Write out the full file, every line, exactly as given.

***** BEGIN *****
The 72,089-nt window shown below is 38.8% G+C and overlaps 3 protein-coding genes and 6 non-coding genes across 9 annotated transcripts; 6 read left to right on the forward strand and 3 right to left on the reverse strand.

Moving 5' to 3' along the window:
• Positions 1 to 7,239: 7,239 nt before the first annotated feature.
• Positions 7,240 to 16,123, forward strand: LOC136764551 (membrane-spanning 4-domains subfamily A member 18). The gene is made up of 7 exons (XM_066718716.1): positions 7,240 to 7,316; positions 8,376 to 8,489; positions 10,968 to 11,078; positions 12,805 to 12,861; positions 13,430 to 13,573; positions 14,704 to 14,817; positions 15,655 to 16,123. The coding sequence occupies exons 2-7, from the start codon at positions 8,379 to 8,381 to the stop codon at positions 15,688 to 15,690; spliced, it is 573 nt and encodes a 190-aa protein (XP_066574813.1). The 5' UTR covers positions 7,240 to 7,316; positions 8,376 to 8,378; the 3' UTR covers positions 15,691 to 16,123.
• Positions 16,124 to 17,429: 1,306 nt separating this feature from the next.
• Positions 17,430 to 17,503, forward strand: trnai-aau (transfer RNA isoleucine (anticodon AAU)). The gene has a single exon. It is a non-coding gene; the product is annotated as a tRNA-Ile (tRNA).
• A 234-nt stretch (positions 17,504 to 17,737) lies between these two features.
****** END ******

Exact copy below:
The 72,089-nt window shown below is 38.8% G+C and overlaps 3 protein-coding genes and 6 non-coding genes across 9 annotated transcripts; 6 read left to right on the forward strand and 3 right to left on the reverse strand.

Moving 5' to 3' along the window:
• Positions 1 to 7,239: 7,239 nt before the first annotated feature.
• Positions 7,240 to 16,123, forward strand: LOC136764551 (membrane-spanning 4-domains subfamily A member 18). The gene is made up of 7 exons (XM_066718716.1): positions 7,240 to 7,316; positions 8,376 to 8,489; positions 10,968 to 11,078; positions 12,805 to 12,861; positions 13,430 to 13,573; positions 14,704 to 14,817; positions 15,655 to 16,123. The coding sequence occupies exons 2-7, from the start codon at positions 8,379 to 8,381 to the stop codon at positions 15,688 to 15,690; spliced, it is 573 nt and encodes a 190-aa protein (XP_066574813.1). The 5' UTR covers positions 7,240 to 7,316; positions 8,376 to 8,378; the 3' UTR covers positions 15,691 to 16,123.
• Positions 16,124 to 17,429: 1,306 nt separating this feature from the next.
• Positions 17,430 to 17,503, forward strand: trnai-aau (transfer RNA isoleucine (anticodon AAU)). The gene has a single exon. It is a non-coding gene; the product is annotated as a tRNA-Ile (tRNA).
• A 234-nt stretch (positions 17,504 to 17,737) lies between these two features.